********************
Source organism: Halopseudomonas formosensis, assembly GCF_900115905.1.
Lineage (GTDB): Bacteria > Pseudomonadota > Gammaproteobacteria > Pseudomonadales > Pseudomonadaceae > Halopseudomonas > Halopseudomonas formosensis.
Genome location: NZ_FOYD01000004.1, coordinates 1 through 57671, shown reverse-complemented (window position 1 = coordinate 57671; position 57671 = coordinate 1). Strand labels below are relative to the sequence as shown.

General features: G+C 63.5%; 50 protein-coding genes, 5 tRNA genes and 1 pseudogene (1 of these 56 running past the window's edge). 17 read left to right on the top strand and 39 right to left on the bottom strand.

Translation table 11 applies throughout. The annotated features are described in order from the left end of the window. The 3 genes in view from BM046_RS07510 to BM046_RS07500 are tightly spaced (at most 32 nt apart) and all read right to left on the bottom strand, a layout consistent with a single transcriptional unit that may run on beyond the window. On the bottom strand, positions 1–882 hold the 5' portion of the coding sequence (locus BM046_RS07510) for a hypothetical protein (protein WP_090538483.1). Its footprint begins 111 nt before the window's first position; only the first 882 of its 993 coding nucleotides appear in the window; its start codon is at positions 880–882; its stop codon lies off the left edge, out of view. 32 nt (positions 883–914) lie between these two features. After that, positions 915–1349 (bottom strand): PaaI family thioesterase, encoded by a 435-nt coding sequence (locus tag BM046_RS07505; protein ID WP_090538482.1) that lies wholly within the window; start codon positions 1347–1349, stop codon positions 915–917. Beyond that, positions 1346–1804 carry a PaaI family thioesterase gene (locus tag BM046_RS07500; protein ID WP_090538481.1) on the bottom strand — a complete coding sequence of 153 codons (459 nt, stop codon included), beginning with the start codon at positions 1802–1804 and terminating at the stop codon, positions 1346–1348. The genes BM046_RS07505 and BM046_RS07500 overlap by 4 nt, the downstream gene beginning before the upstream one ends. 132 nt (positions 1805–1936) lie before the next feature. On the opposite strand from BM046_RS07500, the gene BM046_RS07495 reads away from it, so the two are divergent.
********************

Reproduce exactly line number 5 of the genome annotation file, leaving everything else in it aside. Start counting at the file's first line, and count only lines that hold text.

Translation table 11 applies throughout. The annotated features are described in order from the left end of the window. The 3 genes in view from BM046_RS07510 to BM046_RS07500 are tightly spaced (at most 32 nt apart) and all read right to left on the bottom strand, a layout consistent with a single transcriptional unit that may run on beyond the window. On the bottom strand, positions 1–882 hold the 5' portion of the coding sequence (locus BM046_RS07510) for a hypothetical protein (protein WP_090538483.1). Its footprint begins 111 nt before the window's first position; only the first 882 of its 993 coding nucleotides appear in the window; its start codon is at positions 880–882; its stop codon lies off the left edge, out of view. 32 nt (positions 883–914) lie between these two features. After that, positions 915–1349 (bottom strand): PaaI family thioesterase, encoded by a 435-nt coding sequence (locus tag BM046_RS07505; protein ID WP_090538482.1) that lies wholly within the window; start codon positions 1347–1349, stop codon positions 915–917. Beyond that, positions 1346–1804 carry a PaaI family thioesterase gene (locus tag BM046_RS07500; protein ID WP_090538481.1) on the bottom strand — a complete coding sequence of 153 codons (459 nt, stop codon included), beginning with the start codon at positions 1802–1804 and terminating at the stop codon, positions 1346–1348. The genes BM046_RS07505 and BM046_RS07500 overlap by 4 nt, the downstream gene beginning before the upstream one ends. 132 nt (positions 1805–1936) lie before the next feature. On the opposite strand from BM046_RS07500, the gene BM046_RS07495 reads away from it, so the two are divergent.